The United States thrashes Europe in the Ryder Cup’s heaviest ever defeat at Whistling Straits.
At Whistling Straits, Team USA defeated Europe 19-9, but how does their success compare to other famously one-sided Ryder Cups?
With Team USA leading 11-5 heading into the final day of the Ryder Cup, it looked like it would be a dreadful finish for Team Europe, and their worst fears were realized. The Americans showed no signs of slowing down after dominating the previous four sessions, as Steve Stricker’s team cruised into the record books with a 19-9 victory.
Although, contrary to popular opinion, it isn’t the largest victory margin in Ryder Cup history, it is the most since Europe began participating against their counterparts in 1979.
That distinction belongs to an American team led by Ben Hogan and motivated by the renowned Arnold Palmer, who won 23.5-8.5 at the Champions Golf Course in Texas in 1967. The two biggest distinctions back then were that their opponents were still all British and Irish players, and there were 32 points available during the weekend instead of 28.
The most overpowering display in the modern era is the current American effort, which brought up memories of earlier one-sided confrontations during the past 42 years.
We take a look back at four previous Ryder Cups that took place long before the players in the final match-up arrived at the 18th hole.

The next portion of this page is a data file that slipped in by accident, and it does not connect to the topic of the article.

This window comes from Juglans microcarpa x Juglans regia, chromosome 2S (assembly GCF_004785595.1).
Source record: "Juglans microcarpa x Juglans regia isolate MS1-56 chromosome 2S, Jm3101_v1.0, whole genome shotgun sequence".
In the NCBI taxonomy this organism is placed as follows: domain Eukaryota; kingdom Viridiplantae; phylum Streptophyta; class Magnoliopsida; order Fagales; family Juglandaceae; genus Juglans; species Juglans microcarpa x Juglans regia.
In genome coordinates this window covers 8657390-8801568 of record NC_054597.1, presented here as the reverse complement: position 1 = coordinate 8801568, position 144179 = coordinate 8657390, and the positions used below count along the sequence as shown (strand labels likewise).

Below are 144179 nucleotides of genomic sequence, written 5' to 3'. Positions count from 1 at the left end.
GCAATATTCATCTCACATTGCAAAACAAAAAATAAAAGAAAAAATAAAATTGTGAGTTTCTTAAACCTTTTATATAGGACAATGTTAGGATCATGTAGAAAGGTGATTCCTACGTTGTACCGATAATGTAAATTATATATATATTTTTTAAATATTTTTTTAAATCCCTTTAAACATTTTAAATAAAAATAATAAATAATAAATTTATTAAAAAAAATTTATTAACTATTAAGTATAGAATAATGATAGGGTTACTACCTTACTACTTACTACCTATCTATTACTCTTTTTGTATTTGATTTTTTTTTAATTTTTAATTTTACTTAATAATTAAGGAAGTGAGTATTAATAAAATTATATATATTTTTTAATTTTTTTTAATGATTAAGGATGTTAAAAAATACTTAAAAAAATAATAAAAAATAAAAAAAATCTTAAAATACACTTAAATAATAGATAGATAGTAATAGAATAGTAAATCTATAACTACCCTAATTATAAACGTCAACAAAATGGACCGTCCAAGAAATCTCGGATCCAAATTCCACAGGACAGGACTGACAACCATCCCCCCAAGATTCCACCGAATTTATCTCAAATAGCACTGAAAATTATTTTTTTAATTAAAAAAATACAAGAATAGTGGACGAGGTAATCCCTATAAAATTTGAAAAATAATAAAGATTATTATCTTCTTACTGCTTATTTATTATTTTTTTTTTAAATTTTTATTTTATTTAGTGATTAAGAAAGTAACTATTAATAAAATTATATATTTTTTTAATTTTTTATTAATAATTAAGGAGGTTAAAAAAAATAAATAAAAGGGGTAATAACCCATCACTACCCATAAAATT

Even if the experience in Wisconsin was discouraging for Europe’s players, at least they weren’t pummeled on their own turf.
However, Dave Marr’s American team defeated the class of 1981 18.5-9.5 at Walton Heath. With a 10.5-5.5 lead coming into the singles, any chances of a home comeback were dashed in the first two sets, when Tom Kite and Lee Trevino both won, and John Jacobs’ team had no way back. Kite finished the week with 3.5 points from his four matches, capping off a fantastic week.
The legendary Jack Nicklaus, on the other hand, was the star of the show, winning four out of four in what turned out to be his final Ryder Cup.
The Ryder Cup was held at Oakland Hills Country Club for the first time since the dramatic Battle of Brookline in 1999, although the Americans had no chance of assaulting the greens in the final. “Brinkwire News Summary.”